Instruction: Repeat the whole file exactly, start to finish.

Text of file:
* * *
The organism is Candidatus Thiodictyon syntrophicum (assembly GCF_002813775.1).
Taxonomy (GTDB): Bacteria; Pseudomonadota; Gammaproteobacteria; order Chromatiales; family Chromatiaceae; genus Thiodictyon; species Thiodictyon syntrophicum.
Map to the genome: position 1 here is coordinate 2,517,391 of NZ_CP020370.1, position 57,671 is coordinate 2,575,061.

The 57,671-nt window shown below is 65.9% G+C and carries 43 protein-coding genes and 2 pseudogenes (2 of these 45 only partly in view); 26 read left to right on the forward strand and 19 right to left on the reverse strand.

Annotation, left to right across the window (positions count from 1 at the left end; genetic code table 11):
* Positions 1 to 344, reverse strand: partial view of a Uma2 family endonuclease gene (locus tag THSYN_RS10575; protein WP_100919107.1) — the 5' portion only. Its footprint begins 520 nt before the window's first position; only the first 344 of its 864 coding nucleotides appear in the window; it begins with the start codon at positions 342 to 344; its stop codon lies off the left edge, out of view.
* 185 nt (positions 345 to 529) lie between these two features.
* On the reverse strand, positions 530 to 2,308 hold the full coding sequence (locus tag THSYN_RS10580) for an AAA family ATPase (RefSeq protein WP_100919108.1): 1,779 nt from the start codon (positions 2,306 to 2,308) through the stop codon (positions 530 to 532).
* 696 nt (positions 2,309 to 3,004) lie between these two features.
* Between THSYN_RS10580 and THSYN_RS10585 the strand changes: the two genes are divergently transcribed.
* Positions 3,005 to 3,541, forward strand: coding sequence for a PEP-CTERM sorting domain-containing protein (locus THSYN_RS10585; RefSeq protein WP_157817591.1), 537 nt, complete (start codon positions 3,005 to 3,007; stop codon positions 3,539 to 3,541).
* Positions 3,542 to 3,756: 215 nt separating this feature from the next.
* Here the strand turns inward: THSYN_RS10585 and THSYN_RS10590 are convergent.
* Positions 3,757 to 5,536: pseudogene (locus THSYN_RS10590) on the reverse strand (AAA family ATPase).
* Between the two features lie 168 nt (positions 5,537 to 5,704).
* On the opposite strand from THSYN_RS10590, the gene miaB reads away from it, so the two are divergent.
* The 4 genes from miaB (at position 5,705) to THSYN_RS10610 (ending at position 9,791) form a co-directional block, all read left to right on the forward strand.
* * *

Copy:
The organism is Candidatus Thiodictyon syntrophicum (assembly GCF_002813775.1).
Taxonomy (GTDB): Bacteria; Pseudomonadota; Gammaproteobacteria; order Chromatiales; family Chromatiaceae; genus Thiodictyon; species Thiodictyon syntrophicum.
Map to the genome: position 1 here is coordinate 2,517,391 of NZ_CP020370.1, position 57,671 is coordinate 2,575,061.

The 57,671-nt window shown below is 65.9% G+C and carries 43 protein-coding genes and 2 pseudogenes (2 of these 45 only partly in view); 26 read left to right on the forward strand and 19 right to left on the reverse strand.

Annotation, left to right across the window (positions count from 1 at the left end; genetic code table 11):
* Positions 1 to 344, reverse strand: partial view of a Uma2 family endonuclease gene (locus tag THSYN_RS10575; protein WP_100919107.1) — the 5' portion only. Its footprint begins 520 nt before the window's first position; only the first 344 of its 864 coding nucleotides appear in the window; it begins with the start codon at positions 342 to 344; its stop codon lies off the left edge, out of view.
* 185 nt (positions 345 to 529) lie between these two features.
* On the reverse strand, positions 530 to 2,308 hold the full coding sequence (locus tag THSYN_RS10580) for an AAA family ATPase (RefSeq protein WP_100919108.1): 1,779 nt from the start codon (positions 2,306 to 2,308) through the stop codon (positions 530 to 532).
* 696 nt (positions 2,309 to 3,004) lie between these two features.
* Between THSYN_RS10580 and THSYN_RS10585 the strand changes: the two genes are divergently transcribed.
* Positions 3,005 to 3,541, forward strand: coding sequence for a PEP-CTERM sorting domain-containing protein (locus THSYN_RS10585; RefSeq protein WP_157817591.1), 537 nt, complete (start codon positions 3,005 to 3,007; stop codon positions 3,539 to 3,541).
* Positions 3,542 to 3,756: 215 nt separating this feature from the next.
* Here the strand turns inward: THSYN_RS10585 and THSYN_RS10590 are convergent.
* Positions 3,757 to 5,536: pseudogene (locus THSYN_RS10590) on the reverse strand (AAA family ATPase).
* Between the two features lie 168 nt (positions 5,537 to 5,704).
* On the opposite strand from THSYN_RS10590, the gene miaB reads away from it, so the two are divergent.
* The 4 genes from miaB (at position 5,705) to THSYN_RS10610 (ending at position 9,791) form a co-directional block, all read left to right on the forward strand.